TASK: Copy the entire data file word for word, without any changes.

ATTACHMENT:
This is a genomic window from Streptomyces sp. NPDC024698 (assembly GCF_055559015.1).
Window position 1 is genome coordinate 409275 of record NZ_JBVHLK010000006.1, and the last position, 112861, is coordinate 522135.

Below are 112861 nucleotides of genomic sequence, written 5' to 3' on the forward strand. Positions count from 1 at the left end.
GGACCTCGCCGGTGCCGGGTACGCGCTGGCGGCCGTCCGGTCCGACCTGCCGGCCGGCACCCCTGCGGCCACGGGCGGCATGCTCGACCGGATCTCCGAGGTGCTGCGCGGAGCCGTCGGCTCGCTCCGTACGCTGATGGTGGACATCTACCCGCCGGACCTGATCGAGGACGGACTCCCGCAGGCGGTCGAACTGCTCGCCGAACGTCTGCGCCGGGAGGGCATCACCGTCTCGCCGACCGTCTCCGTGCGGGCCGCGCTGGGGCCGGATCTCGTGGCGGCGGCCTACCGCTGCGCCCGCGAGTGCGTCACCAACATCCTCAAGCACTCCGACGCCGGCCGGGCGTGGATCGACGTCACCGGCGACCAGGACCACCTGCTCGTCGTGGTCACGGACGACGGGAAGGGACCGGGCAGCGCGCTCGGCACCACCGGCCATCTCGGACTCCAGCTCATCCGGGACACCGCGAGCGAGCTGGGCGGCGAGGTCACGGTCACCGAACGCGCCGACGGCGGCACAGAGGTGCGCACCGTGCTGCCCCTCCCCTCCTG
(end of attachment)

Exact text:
This is a genomic window from Streptomyces sp. NPDC024698 (assembly GCF_055559015.1).
Window position 1 is genome coordinate 409275 of record NZ_JBVHLK010000006.1, and the last position, 112861, is coordinate 522135.

Below are 112861 nucleotides of genomic sequence, written 5' to 3' on the forward strand. Positions count from 1 at the left end.
GGACCTCGCCGGTGCCGGGTACGCGCTGGCGGCCGTCCGGTCCGACCTGCCGGCCGGCACCCCTGCGGCCACGGGCGGCATGCTCGACCGGATCTCCGAGGTGCTGCGCGGAGCCGTCGGCTCGCTCCGTACGCTGATGGTGGACATCTACCCGCCGGACCTGATCGAGGACGGACTCCCGCAGGCGGTCGAACTGCTCGCCGAACGTCTGCGCCGGGAGGGCATCACCGTCTCGCCGACCGTCTCCGTGCGGGCCGCGCTGGGGCCGGATCTCGTGGCGGCGGCCTACCGCTGCGCCCGCGAGTGCGTCACCAACATCCTCAAGCACTCCGACGCCGGCCGGGCGTGGATCGACGTCACCGGCGACCAGGACCACCTGCTCGTCGTGGTCACGGACGACGGGAAGGGACCGGGCAGCGCGCTCGGCACCACCGGCCATCTCGGACTCCAGCTCATCCGGGACACCGCGAGCGAGCTGGGCGGCGAGGTCACGGTCACCGAACGCGCCGACGGCGGCACAGAGGTGCGCACCGTGCTGCCCCTCCCCTCCTG